A Walking Tour of Haddonfield, New Jersey
There is no better way to see America than on foot. And there is no better way to appreciate what you are looking at than with a walking tour. This walking tour of Haddonfield, New Jersey is ready to explore when you are. Each walking tour describes historical, architectural landmarks, cultural sites and ecclesiastic touchstones and provides step-by-step directions. More
There is no better way to see America than on foot. And there is no better way to appreciate what you are looking at than with a walking tour. This walking tour of Haddonfield, New Jersey is ready to explore when you are. Each walking tour describes historical, architectural landmarks, cultural sites and ecclesiastic touchstones and provides step-by-step directions.
Every tour also includes a quick primer on identifying architectural styles seen on American streets.
On October 23, 1682, when he took up a tract of 400 acres, Francis Collins became the first settler within the boundaries of what is today Haddonfield. An English Quaker and a bricklayer by trade, Collins soon built his house, “Mountwell,” but things didn’t really get rolling until 20-year old Elizabeth Haddon arrived in 1701 to establish her father’s claims here. John Haddon was a wealthy businessman from London, a Quaker and friend of William Penn; in 1698 he purchased land in West New Jersey.
In 1702, Elizabeth married John Estaugh, a young Quaker missionary of some renown. In 1713 they built a beautiful brick mansion on what is now Wood Lane. This date of 1713 has been marked by several celebrations in this century as the “founding” date of Haddonfield. As the furthest point inland of navigation on the Cooper River, Haddonfield flourished throughout the 18th century; by the Revolution it was the largest village in the area.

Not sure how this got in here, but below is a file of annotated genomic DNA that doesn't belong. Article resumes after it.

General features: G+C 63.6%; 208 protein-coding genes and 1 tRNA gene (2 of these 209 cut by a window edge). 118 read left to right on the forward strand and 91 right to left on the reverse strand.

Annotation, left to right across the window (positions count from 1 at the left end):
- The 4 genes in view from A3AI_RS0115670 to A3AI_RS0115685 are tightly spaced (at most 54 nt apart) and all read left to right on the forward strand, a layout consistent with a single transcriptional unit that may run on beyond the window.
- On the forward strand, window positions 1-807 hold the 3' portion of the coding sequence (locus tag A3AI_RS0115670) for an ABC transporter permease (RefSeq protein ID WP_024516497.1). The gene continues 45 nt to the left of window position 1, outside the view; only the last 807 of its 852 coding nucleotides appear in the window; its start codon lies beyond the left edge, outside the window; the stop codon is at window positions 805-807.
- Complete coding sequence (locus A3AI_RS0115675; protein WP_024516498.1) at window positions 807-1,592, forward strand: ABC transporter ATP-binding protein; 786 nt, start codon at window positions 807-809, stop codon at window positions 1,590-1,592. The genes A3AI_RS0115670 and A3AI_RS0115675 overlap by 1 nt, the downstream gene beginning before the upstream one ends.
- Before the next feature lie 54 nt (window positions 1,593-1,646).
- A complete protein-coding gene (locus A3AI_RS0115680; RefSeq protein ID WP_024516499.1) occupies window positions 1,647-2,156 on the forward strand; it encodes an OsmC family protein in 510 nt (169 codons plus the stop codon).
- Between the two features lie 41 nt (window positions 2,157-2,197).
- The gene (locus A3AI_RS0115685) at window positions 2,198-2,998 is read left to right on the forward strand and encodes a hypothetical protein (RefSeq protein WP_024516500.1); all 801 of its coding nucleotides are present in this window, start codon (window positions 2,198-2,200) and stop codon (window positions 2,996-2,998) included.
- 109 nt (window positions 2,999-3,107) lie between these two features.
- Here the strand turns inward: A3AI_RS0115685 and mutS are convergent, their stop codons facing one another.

When the Industrial Revolution arrived in the 1800s, Haddonfield mostly took a pass, evolving into a center of distribution of goods to its neighboring regions than as a base for any kind of manufacturing. There were scattered exceptions, most notably in the pottery business (Potter Street) and some tanneries (Tanner Street). But by and large Haddonfield left the heavy industry to the manufacturing centers in Camden and Philadelphia.
The 1900s brought greater development, as Haddonfield evolved from an agricultural village to a fully developed suburban community. Residents recognized early on the value of preserving a village atmosphere. The Haddonfield Historical Society was founded in 1914; its historic district was the second in New Jersey after Cape May.
We will concentrate our walking tour on King’s Highway, the main road through the British colonies that was built wide enough for the King of England. That generous road never needed to be widened to accommodate automobiles or trollies or parking and the result is a shaded “main street” under 200 year old trees as impressive as any in the region...